Read more: Eastern Europe sounds warning on Wagner mercenaries in Belarus

Jablonski said Putin’s suggestions that Poland should be thankful for Stalin’s role in moving its borders westward nearly 80 years ago amounted to “pseudo-historical arguments” and “attempts to whitewash a war criminal by another war criminal”.

Putin also warned Poland that he would treat any “aggression” toward his ally Belarus as an attack on his own country. That followed Warsaw’s recent decision to send troops to reinforce its eastern border in response to the presence of Wagner mercenary forces in its neighbour. Poland, a Nato member, has shown no intention to take unilateral, unprovoked military action.

Wagner troops plan to train with Belarusian troops near Brest, which is adjacent to the Polish border, the Belarusian defence ministry said on Thursday. DM


Comments - Please in order to comment.

  • Beyond Fedup says:

    The diabolical Putin doing his psychopathic thing! Using proxies to cause trouble and mayhem in a neighboring country that, in his warped and deranged mind, belongs to the inglorious, miserable, failed and evil Soviet Empire. I daresay he will meet his match with the Poles!! They will take no nonsense from Putin and Lukashenko. The modus operandi is the same as was done in Eastern Ukraine i.e. the Donbas etc. Infiltrate your own army with no identification and pass them off as disaffected locals, who all they are doing is protecting their rights etc. Yeah, right – Russian propaganda that anyone with half a brain can see through it all. Talking about this subject – where is the justice for flight MH370 shot down by Russian personnel using a surface to air missile. Nearly 300 lives extinguished by the monstrous Putin! The so-called disaffected locals never had such missiles!!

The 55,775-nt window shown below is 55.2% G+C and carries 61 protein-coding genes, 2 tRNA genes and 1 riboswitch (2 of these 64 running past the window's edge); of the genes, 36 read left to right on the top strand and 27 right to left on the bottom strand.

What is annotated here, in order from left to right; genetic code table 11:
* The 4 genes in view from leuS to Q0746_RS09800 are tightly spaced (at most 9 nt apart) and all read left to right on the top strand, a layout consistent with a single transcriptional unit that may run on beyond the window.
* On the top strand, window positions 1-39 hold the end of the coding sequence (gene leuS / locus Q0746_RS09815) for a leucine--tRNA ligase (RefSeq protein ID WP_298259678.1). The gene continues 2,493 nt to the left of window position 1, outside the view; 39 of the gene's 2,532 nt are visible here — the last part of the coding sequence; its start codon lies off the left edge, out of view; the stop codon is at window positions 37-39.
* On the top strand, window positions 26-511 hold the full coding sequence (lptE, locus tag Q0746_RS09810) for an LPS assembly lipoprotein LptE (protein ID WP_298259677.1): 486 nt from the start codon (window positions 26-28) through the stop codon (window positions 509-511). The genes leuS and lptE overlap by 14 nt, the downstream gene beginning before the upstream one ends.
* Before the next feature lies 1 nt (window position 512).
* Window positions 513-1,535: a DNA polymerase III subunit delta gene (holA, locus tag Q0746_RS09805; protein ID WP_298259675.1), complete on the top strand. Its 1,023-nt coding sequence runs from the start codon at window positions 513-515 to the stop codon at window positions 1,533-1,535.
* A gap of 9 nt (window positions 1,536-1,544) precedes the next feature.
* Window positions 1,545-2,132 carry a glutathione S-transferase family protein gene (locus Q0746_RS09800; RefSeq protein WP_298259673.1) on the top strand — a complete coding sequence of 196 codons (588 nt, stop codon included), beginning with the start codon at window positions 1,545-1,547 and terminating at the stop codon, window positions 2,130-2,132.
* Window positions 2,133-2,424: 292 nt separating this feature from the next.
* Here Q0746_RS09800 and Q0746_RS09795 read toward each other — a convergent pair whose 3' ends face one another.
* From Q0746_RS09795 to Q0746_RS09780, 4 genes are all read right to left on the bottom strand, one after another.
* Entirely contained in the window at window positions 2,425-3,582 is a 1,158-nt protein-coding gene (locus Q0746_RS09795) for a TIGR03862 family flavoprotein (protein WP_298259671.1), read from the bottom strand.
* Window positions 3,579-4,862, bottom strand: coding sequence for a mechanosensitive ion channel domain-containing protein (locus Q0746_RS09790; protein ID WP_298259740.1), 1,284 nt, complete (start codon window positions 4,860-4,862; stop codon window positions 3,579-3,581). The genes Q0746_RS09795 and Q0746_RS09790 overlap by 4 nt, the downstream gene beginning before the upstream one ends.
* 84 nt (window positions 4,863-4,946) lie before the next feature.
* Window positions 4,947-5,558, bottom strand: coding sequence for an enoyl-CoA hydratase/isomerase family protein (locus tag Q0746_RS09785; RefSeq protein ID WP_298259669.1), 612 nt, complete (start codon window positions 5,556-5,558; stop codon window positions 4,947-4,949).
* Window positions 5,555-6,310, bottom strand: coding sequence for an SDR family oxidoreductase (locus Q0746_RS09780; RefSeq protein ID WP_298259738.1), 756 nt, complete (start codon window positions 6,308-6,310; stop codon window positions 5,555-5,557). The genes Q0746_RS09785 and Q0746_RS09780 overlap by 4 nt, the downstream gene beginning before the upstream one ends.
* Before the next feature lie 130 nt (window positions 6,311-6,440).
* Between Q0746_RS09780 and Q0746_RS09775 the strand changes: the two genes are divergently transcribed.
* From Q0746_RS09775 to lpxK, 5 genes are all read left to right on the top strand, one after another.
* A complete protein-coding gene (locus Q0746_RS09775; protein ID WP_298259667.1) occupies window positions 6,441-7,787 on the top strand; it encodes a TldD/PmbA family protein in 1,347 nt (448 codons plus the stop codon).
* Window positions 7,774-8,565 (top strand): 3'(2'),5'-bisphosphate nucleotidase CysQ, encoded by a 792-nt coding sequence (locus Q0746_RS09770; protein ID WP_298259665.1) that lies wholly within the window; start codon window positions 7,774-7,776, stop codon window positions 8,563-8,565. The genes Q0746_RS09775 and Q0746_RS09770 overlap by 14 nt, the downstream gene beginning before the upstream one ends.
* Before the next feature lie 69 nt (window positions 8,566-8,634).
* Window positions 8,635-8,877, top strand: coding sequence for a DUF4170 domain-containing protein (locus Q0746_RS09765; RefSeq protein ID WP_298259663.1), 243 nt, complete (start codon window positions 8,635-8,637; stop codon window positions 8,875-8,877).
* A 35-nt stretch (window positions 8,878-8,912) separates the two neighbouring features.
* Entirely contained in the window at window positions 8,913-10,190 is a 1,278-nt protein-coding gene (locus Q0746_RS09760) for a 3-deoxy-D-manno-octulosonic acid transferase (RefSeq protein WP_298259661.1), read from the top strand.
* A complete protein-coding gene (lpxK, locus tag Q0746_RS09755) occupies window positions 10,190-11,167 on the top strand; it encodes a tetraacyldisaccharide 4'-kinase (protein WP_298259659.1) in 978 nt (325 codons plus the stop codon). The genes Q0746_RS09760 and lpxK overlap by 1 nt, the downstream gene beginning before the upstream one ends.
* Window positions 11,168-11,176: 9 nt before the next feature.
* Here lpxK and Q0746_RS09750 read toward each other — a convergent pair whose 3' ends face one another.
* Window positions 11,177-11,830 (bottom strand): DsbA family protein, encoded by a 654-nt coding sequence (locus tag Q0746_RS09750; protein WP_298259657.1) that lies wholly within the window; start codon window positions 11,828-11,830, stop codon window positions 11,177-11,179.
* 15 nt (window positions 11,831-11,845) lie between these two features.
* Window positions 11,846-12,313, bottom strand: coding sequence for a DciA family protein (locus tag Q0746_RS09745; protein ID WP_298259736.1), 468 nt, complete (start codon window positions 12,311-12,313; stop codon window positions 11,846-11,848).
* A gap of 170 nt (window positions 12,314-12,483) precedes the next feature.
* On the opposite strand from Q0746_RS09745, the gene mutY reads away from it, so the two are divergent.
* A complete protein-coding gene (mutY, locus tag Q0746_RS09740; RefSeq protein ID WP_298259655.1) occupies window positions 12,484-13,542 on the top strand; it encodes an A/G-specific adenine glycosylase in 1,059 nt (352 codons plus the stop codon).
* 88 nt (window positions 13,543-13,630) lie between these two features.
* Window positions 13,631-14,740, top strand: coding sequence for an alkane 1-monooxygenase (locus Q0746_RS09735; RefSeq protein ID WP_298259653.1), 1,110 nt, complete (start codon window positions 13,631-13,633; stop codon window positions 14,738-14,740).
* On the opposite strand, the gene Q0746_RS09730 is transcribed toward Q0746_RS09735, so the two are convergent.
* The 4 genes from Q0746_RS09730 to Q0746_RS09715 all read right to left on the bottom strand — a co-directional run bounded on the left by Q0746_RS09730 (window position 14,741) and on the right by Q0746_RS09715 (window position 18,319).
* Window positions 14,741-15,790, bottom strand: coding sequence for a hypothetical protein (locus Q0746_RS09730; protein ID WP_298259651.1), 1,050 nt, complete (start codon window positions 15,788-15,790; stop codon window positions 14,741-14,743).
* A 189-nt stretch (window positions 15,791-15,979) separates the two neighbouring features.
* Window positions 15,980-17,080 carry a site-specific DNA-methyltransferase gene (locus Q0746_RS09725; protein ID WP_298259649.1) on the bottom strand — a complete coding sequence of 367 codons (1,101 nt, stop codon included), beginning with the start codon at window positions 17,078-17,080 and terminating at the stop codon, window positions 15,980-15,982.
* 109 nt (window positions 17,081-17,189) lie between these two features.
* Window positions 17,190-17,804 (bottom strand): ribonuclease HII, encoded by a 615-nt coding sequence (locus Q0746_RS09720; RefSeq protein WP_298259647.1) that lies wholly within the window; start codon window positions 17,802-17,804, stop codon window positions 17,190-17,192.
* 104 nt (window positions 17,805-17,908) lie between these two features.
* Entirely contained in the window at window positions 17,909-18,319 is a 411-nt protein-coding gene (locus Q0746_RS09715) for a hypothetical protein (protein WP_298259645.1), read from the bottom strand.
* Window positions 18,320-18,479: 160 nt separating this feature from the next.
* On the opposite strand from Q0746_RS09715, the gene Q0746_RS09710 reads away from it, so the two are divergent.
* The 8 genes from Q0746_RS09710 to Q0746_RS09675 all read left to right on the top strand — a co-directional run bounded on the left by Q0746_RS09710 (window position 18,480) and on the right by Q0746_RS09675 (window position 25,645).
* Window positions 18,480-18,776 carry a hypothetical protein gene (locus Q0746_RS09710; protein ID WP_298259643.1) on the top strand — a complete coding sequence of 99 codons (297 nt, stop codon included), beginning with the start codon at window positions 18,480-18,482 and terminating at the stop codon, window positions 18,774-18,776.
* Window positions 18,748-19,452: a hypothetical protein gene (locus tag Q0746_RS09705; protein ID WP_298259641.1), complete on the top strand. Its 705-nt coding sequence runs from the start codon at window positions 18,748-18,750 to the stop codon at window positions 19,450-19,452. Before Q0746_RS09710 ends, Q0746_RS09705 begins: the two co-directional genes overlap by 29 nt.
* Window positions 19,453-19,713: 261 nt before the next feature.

• Roger Sheppard says:

      Spot on De Alessi, in all you wrote! Keep going. Soon Russia will see there are many Saffers against this INVASION That is what this really is, an INVASION, not a war. War means two nations (or more) could not agree on some principle. It is an INVASION, and all Saffers ought to be reminding everyone else of that fact, by using that word, INVASION, by PUTIN-led Russians!

  • Johan Buys says:

    Russia, Belarus and Wagner would get obliterated by Poland (without Nato’s help) if they attacked. Remember, Poland would not be prevented from striking anywhere in Belarus or Russia as Ukraine presently is. The joke is in poor taste, but actually funny : they can’t beat Ukraine but want to take on Poland?